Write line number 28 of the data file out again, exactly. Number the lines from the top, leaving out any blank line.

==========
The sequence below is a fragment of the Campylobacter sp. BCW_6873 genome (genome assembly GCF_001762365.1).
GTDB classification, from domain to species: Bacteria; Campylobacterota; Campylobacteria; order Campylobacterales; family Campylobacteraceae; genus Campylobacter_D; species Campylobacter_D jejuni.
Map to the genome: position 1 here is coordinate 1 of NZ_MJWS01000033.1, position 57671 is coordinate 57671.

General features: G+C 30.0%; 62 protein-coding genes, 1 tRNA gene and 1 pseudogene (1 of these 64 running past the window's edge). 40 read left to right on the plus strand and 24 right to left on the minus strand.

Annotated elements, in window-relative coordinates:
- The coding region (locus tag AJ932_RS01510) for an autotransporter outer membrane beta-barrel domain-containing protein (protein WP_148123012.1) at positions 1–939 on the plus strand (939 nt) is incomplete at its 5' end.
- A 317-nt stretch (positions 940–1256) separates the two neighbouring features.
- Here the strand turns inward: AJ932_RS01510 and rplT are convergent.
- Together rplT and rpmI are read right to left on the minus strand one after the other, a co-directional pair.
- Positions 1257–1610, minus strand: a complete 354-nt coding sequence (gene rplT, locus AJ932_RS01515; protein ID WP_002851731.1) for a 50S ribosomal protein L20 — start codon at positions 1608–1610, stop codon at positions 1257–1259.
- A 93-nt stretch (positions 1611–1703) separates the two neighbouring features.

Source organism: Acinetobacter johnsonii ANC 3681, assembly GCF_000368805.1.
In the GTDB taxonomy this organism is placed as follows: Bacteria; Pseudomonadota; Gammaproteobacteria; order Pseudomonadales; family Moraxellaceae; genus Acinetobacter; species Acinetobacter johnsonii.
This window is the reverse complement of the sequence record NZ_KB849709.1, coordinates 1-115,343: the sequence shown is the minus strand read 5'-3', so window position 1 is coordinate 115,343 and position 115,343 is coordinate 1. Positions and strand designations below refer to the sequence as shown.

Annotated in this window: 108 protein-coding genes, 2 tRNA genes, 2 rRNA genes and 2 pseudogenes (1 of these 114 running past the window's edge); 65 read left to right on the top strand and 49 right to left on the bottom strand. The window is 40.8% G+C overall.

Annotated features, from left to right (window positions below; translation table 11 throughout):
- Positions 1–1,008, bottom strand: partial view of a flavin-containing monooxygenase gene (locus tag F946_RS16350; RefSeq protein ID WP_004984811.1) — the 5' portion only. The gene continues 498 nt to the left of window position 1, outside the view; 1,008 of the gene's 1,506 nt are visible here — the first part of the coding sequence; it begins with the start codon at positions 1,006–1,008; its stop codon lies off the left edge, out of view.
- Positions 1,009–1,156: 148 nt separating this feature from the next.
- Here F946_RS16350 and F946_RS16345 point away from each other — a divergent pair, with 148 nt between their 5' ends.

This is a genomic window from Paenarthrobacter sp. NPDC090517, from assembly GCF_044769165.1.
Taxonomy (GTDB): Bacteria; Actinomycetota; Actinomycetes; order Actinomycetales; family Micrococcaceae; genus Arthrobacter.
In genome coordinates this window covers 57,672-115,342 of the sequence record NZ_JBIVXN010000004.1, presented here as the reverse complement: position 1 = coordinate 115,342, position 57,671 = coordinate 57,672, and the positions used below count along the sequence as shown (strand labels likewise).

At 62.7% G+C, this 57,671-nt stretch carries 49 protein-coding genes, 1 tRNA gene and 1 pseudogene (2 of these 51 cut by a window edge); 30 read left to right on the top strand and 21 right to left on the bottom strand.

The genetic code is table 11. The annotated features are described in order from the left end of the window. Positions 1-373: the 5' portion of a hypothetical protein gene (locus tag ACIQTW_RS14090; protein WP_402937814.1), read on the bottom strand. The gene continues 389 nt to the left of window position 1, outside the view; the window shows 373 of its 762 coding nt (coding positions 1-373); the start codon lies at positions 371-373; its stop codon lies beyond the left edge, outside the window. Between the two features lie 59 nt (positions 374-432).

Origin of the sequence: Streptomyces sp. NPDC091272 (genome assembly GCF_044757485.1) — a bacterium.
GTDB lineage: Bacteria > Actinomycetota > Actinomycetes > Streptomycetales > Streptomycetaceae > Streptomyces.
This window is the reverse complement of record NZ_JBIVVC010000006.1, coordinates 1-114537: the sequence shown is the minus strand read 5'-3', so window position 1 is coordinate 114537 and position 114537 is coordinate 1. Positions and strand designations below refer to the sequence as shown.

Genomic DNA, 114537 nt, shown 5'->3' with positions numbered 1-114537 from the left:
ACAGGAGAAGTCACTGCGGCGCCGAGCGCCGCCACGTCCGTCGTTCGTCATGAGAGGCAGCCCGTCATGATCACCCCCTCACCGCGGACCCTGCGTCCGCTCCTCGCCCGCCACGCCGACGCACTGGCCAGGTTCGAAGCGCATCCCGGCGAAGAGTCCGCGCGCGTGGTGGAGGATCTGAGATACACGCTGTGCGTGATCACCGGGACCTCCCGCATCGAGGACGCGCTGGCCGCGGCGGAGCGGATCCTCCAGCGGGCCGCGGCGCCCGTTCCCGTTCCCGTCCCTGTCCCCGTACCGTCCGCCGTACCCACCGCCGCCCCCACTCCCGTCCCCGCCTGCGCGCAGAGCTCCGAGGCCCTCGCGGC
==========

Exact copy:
Genomic DNA, 114537 nt, shown 5'->3' with positions numbered 1-114537 from the left: